• The Perfect Combination

Using the whole egg gives you the best of both worlds. They carry many of the emulsifying properties of yolks and act as excellent binding agents in batters. Additionally, they combine with starchy elements like flour to coagulate and form the structure of baked goods, and they contribute to the wonderful golden brown color and moist texture of many pastries.

How to Learn More

Read more about our Baking Classes here

Signing up for a quality cooking class is the best way to further your culinary education. An introductory course will introduce a number of fundamental concepts like standard techniques as well as ingredient purpose and versatility. 

For more information, please refer to the following pages:

FAQ

Read more about our Baking Classes here

  1. What happens if you put too many eggs in a cake?

Although eggs are an essential ingredient in cake baking, adding too many of them can make for a baking disaster. In baking a cake, eggs are primarily used for two purposes—emulsification and structure. Egg yolks contain proteins called emulsifiers that mix with both fats and liquids, so egg yolks play an important role in ensuring your batter is smooth and well-mixed. Eggs also contain a variety of proteins that create the structure of a cake, and when beaten, they can act as a leavening agent by adding air to the cake batter.

However, if you add too many eggs to your cake batter, then your end result could be spongy, rubbery, or dense. Like flour, eggs build structure in a cake, so they make a cake batter more bonded and dense. When eggs are balanced with liquids and fats like water, oil, and butter, they ensure that your cake doesn’t turn into a soupy mess, but adding too many of them adds too much structure, leaving you with a cake that’s rubbery and dense.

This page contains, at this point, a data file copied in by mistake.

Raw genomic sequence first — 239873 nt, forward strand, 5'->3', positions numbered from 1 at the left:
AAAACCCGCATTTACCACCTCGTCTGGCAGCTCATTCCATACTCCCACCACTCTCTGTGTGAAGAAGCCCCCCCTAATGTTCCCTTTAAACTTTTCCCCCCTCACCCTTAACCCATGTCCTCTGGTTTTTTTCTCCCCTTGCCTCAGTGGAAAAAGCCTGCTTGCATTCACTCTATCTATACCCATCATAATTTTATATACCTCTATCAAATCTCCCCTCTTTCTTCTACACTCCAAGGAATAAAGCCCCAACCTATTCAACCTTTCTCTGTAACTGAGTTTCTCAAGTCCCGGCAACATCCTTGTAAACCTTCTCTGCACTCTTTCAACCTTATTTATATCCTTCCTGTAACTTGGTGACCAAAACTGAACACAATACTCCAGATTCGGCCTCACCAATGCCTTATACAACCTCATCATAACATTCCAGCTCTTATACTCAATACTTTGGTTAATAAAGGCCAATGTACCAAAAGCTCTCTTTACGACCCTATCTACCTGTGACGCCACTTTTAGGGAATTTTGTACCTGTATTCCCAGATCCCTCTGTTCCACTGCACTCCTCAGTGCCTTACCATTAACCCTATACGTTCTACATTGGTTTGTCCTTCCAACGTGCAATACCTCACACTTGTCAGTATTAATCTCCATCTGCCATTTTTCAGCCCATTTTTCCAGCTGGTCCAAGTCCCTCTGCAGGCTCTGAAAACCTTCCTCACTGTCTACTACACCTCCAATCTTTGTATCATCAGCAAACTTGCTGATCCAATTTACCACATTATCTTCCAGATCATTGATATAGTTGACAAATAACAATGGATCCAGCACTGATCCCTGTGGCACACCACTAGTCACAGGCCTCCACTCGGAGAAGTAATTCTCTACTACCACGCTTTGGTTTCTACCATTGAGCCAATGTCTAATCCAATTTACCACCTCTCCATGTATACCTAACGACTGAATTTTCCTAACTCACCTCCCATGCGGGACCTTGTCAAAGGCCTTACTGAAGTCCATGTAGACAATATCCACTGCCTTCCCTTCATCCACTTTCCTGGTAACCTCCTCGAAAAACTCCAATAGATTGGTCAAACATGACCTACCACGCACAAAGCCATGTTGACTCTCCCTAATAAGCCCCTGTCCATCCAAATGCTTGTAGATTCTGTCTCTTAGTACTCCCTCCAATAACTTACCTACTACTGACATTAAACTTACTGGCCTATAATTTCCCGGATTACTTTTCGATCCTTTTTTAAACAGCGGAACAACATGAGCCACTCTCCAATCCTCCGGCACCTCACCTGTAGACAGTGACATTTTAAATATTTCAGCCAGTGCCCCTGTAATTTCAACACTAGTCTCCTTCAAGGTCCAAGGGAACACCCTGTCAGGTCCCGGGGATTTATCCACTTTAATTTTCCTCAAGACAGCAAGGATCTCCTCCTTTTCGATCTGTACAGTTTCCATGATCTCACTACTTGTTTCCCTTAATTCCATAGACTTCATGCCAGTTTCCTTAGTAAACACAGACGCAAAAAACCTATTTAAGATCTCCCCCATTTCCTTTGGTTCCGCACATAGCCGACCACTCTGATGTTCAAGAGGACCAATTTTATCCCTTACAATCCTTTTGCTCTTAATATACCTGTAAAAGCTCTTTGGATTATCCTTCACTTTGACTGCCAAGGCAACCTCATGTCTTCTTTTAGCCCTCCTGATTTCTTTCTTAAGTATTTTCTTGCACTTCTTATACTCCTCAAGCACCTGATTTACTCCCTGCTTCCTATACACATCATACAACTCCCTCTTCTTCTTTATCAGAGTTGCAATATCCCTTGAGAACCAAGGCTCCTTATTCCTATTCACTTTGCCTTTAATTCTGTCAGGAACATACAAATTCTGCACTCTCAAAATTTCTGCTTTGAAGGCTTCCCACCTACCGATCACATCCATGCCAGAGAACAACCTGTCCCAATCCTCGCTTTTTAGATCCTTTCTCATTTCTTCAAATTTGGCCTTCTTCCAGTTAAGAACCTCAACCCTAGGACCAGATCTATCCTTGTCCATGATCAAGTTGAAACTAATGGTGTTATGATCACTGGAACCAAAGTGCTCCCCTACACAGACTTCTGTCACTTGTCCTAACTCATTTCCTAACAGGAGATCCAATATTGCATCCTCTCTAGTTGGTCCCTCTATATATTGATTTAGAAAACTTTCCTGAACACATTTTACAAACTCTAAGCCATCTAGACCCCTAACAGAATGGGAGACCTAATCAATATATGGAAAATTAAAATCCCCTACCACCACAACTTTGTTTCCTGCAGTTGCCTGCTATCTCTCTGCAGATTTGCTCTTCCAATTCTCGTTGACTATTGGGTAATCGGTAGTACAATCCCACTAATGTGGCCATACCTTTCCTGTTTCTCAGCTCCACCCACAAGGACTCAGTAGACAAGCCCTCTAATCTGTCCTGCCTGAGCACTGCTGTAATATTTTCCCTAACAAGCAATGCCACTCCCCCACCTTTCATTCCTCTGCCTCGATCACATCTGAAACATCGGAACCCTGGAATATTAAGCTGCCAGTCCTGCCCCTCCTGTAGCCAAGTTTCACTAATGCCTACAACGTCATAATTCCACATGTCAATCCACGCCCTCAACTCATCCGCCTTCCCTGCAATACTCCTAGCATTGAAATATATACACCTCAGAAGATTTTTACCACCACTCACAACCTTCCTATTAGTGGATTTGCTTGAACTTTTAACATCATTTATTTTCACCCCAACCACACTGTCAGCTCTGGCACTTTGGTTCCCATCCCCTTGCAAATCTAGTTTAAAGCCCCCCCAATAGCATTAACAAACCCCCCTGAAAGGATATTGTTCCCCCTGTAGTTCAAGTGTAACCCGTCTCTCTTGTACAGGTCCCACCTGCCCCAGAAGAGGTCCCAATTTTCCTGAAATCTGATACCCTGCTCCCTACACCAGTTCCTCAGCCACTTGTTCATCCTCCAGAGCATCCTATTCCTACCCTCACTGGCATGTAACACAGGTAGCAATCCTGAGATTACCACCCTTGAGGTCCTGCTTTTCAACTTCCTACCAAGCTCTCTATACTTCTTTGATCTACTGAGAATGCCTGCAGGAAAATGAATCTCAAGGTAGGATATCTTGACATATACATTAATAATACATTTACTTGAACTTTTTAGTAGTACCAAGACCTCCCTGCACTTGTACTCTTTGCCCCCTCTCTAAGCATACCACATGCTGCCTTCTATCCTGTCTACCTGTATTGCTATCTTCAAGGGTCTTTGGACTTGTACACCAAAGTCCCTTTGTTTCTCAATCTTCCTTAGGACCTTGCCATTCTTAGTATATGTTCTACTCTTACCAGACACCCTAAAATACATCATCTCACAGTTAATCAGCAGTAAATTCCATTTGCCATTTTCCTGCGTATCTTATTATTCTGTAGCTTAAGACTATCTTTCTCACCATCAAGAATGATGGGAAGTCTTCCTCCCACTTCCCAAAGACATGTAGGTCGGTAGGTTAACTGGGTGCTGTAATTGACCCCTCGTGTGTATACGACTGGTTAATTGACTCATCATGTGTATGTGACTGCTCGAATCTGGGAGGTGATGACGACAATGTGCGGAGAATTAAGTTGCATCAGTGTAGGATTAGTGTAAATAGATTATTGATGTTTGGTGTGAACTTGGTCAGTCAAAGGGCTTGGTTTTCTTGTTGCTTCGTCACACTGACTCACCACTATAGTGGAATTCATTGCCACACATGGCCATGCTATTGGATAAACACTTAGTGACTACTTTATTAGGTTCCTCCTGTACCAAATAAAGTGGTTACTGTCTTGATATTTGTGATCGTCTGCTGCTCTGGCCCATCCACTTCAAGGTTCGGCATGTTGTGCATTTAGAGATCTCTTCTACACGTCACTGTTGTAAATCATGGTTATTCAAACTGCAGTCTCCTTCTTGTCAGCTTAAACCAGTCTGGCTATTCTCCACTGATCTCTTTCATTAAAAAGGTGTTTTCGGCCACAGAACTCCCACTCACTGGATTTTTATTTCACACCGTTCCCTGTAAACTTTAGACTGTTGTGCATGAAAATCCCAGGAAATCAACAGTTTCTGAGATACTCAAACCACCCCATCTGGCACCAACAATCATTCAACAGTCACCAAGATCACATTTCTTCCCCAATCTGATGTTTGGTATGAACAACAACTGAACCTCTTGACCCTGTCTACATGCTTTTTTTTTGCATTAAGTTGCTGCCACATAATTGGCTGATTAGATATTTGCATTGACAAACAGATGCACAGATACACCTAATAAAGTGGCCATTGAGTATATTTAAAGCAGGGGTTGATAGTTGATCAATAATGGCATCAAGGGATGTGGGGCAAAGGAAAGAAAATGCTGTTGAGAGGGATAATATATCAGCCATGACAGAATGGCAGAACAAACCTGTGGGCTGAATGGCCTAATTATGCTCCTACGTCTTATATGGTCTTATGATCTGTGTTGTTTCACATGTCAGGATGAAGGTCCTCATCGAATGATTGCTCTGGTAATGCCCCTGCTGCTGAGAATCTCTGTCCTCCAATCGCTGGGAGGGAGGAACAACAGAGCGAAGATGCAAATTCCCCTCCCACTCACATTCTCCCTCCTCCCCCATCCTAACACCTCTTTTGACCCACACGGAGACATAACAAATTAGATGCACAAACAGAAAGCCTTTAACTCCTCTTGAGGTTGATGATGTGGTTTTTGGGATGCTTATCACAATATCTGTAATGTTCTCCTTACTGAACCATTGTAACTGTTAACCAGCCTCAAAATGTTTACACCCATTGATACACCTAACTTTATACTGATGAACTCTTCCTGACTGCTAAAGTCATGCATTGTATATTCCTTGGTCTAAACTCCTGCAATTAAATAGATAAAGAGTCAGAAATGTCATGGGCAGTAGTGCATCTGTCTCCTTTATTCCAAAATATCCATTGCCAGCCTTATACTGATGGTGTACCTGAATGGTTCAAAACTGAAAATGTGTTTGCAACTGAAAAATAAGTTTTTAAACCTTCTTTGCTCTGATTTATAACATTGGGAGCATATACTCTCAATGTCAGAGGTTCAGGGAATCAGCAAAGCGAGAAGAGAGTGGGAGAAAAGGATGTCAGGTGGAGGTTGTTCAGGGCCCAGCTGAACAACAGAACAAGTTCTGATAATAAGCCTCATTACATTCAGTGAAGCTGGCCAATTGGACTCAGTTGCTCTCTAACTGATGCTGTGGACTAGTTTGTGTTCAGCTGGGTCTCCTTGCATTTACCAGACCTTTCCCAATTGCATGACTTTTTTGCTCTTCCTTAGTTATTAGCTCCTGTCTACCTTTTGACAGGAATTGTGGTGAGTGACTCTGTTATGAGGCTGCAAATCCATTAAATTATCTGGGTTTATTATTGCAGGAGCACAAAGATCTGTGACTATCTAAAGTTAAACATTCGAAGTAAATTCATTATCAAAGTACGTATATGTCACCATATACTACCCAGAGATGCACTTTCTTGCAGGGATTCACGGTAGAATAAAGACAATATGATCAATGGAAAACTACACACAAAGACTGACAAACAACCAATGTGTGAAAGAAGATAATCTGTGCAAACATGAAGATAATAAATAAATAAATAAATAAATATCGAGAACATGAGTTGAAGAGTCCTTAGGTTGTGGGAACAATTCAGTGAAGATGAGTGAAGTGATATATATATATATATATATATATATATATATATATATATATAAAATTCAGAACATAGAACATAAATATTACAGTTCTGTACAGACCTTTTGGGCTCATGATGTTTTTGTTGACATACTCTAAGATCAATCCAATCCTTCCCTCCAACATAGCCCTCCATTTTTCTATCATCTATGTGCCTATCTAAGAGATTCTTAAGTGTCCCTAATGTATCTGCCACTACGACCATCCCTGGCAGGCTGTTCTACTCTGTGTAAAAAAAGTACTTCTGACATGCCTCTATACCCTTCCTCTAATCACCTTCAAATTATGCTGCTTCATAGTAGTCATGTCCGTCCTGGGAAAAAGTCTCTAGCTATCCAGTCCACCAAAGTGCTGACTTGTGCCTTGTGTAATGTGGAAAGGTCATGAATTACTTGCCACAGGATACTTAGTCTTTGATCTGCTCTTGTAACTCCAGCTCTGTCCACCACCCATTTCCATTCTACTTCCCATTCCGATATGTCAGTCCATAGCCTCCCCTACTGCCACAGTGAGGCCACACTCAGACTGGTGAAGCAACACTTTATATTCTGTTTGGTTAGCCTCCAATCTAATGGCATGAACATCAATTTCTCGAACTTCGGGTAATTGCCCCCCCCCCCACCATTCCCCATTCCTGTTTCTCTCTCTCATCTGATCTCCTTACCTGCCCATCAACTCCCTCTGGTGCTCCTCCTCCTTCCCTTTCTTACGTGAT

1. What happens if you bake a cake without eggs?

If you bake a cake without eggs, then you lose an important structure-building component, so you may end up with a cake that is flat and dense yet falls apart easily. The proteins found in eggs create bonds between fats and liquids to create a more cohesive batter, and they also provide structure as a leavening agent—especially when they are beaten. By removing this structure-building ingredient, you make the cake less structurally sound, so it becomes less fluffy and more likely to fall apart. Additionally, eggs also add to the cake’s flavor profile, so cakes without eggs may taste too sugary.